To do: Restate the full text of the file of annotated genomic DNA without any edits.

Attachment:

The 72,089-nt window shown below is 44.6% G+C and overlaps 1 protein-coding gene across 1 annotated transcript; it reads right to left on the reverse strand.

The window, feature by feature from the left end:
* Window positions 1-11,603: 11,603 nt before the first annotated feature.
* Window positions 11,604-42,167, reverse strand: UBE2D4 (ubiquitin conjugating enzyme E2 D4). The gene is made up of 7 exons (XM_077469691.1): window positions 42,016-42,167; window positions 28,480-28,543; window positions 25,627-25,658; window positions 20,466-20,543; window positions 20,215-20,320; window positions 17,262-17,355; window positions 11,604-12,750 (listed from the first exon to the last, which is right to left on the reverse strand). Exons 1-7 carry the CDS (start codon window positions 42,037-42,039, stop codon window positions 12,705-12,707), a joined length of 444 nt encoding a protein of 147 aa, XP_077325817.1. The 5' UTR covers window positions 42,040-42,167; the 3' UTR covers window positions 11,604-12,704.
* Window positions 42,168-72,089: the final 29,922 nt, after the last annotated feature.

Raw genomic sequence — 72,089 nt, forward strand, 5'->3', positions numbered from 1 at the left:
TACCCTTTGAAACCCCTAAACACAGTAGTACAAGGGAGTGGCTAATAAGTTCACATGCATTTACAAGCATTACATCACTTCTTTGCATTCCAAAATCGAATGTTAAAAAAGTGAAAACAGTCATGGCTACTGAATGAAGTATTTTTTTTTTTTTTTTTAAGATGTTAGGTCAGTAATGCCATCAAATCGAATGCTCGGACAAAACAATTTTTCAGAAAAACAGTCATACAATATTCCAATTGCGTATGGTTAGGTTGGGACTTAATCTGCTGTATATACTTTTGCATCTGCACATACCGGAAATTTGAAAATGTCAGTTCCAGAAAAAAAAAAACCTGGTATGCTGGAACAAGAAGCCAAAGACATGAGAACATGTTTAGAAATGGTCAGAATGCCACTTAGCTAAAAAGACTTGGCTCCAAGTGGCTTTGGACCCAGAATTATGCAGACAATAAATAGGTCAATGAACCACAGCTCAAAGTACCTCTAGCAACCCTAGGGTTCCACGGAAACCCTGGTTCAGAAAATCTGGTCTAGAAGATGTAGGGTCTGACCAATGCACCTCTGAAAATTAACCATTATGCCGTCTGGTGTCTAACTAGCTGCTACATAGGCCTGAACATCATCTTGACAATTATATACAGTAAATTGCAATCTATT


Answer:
The 72,089-nt window shown below is 44.6% G+C and overlaps 1 protein-coding gene across 1 annotated transcript; it reads right to left on the reverse strand.

The window, feature by feature from the left end:
* Window positions 1-11,603: 11,603 nt before the first annotated feature.
* Window positions 11,604-42,167, reverse strand: UBE2D4 (ubiquitin conjugating enzyme E2 D4). The gene is made up of 7 exons (XM_077469691.1): window positions 42,016-42,167; window positions 28,480-28,543; window positions 25,627-25,658; window positions 20,466-20,543; window positions 20,215-20,320; window positions 17,262-17,355; window positions 11,604-12,750 (listed from the first exon to the last, which is right to left on the reverse strand). Exons 1-7 carry the CDS (start codon window positions 42,037-42,039, stop codon window positions 12,705-12,707), a joined length of 444 nt encoding a protein of 147 aa, XP_077325817.1. The 5' UTR covers window positions 42,040-42,167; the 3' UTR covers window positions 11,604-12,704.
* Window positions 42,168-72,089: the final 29,922 nt, after the last annotated feature.

Raw genomic sequence — 72,089 nt, forward strand, 5'->3', positions numbered from 1 at the left:
TACCCTTTGAAACCCCTAAACACAGTAGTACAAGGGAGTGGCTAATAAGTTCACATGCATTTACAAGCATTACATCACTTCTTTGCATTCCAAAATCGAATGTTAAAAAAGTGAAAACAGTCATGGCTACTGAATGAAGTATTTTTTTTTTTTTTTTTAAGATGTTAGGTCAGTAATGCCATCAAATCGAATGCTCGGACAAAACAATTTTTCAGAAAAACAGTCATACAATATTCCAATTGCGTATGGTTAGGTTGGGACTTAATCTGCTGTATATACTTTTGCATCTGCACATACCGGAAATTTGAAAATGTCAGTTCCAGAAAAAAAAAAACCTGGTATGCTGGAACAAGAAGCCAAAGACATGAGAACATGTTTAGAAATGGTCAGAATGCCACTTAGCTAAAAAGACTTGGCTCCAAGTGGCTTTGGACCCAGAATTATGCAGACAATAAATAGGTCAATGAACCACAGCTCAAAGTACCTCTAGCAACCCTAGGGTTCCACGGAAACCCTGGTTCAGAAAATCTGGTCTAGAAGATGTAGGGTCTGACCAATGCACCTCTGAAAATTAACCATTATGCCGTCTGGTGTCTAACTAGCTGCTACATAGGCCTGAACATCATCTTGACAATTATATACAGTAAATTGCAATCTATT